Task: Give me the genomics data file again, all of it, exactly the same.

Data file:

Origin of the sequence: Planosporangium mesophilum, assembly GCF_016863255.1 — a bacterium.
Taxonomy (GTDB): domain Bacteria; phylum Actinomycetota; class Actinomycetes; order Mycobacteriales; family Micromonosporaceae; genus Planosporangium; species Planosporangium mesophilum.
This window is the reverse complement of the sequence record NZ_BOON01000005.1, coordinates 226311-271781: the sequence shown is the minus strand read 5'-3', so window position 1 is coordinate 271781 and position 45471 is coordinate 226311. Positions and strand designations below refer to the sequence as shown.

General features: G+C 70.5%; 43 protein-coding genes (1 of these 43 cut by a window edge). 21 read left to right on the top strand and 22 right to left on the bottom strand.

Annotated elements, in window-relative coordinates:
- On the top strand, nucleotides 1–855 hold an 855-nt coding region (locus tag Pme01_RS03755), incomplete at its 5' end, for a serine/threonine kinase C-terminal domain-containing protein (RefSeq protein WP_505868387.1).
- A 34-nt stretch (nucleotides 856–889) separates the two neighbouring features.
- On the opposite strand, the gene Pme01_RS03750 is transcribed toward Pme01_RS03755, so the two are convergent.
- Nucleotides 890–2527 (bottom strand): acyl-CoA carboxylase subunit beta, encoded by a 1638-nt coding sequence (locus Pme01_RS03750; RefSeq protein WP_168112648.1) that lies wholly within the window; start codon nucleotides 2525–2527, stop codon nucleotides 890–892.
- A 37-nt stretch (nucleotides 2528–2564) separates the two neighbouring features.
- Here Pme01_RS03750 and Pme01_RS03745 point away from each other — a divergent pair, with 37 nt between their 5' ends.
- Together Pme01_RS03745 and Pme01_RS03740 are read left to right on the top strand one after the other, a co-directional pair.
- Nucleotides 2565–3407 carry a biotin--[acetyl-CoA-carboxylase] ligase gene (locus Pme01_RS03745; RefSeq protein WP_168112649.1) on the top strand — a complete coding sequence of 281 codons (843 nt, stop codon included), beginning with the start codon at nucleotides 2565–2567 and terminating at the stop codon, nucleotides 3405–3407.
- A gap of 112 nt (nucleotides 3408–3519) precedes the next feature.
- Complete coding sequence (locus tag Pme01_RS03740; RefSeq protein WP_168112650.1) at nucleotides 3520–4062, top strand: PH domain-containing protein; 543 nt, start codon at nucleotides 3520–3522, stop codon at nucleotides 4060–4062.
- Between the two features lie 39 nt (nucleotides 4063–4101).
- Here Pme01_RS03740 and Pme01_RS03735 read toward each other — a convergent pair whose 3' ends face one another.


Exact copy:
Origin of the sequence: Planosporangium mesophilum, assembly GCF_016863255.1 — a bacterium.
Taxonomy (GTDB): domain Bacteria; phylum Actinomycetota; class Actinomycetes; order Mycobacteriales; family Micromonosporaceae; genus Planosporangium; species Planosporangium mesophilum.
This window is the reverse complement of the sequence record NZ_BOON01000005.1, coordinates 226311-271781: the sequence shown is the minus strand read 5'-3', so window position 1 is coordinate 271781 and position 45471 is coordinate 226311. Positions and strand designations below refer to the sequence as shown.

General features: G+C 70.5%; 43 protein-coding genes (1 of these 43 cut by a window edge). 21 read left to right on the top strand and 22 right to left on the bottom strand.

Annotated elements, in window-relative coordinates:
- On the top strand, nucleotides 1–855 hold an 855-nt coding region (locus tag Pme01_RS03755), incomplete at its 5' end, for a serine/threonine kinase C-terminal domain-containing protein (RefSeq protein WP_505868387.1).
- A 34-nt stretch (nucleotides 856–889) separates the two neighbouring features.
- On the opposite strand, the gene Pme01_RS03750 is transcribed toward Pme01_RS03755, so the two are convergent.
- Nucleotides 890–2527 (bottom strand): acyl-CoA carboxylase subunit beta, encoded by a 1638-nt coding sequence (locus Pme01_RS03750; RefSeq protein WP_168112648.1) that lies wholly within the window; start codon nucleotides 2525–2527, stop codon nucleotides 890–892.
- A 37-nt stretch (nucleotides 2528–2564) separates the two neighbouring features.
- Here Pme01_RS03750 and Pme01_RS03745 point away from each other — a divergent pair, with 37 nt between their 5' ends.
- Together Pme01_RS03745 and Pme01_RS03740 are read left to right on the top strand one after the other, a co-directional pair.
- Nucleotides 2565–3407 carry a biotin--[acetyl-CoA-carboxylase] ligase gene (locus Pme01_RS03745; RefSeq protein WP_168112649.1) on the top strand — a complete coding sequence of 281 codons (843 nt, stop codon included), beginning with the start codon at nucleotides 2565–2567 and terminating at the stop codon, nucleotides 3405–3407.
- A gap of 112 nt (nucleotides 3408–3519) precedes the next feature.
- Complete coding sequence (locus tag Pme01_RS03740; RefSeq protein WP_168112650.1) at nucleotides 3520–4062, top strand: PH domain-containing protein; 543 nt, start codon at nucleotides 3520–3522, stop codon at nucleotides 4060–4062.
- Between the two features lie 39 nt (nucleotides 4063–4101).
- Here Pme01_RS03740 and Pme01_RS03735 read toward each other — a convergent pair whose 3' ends face one another.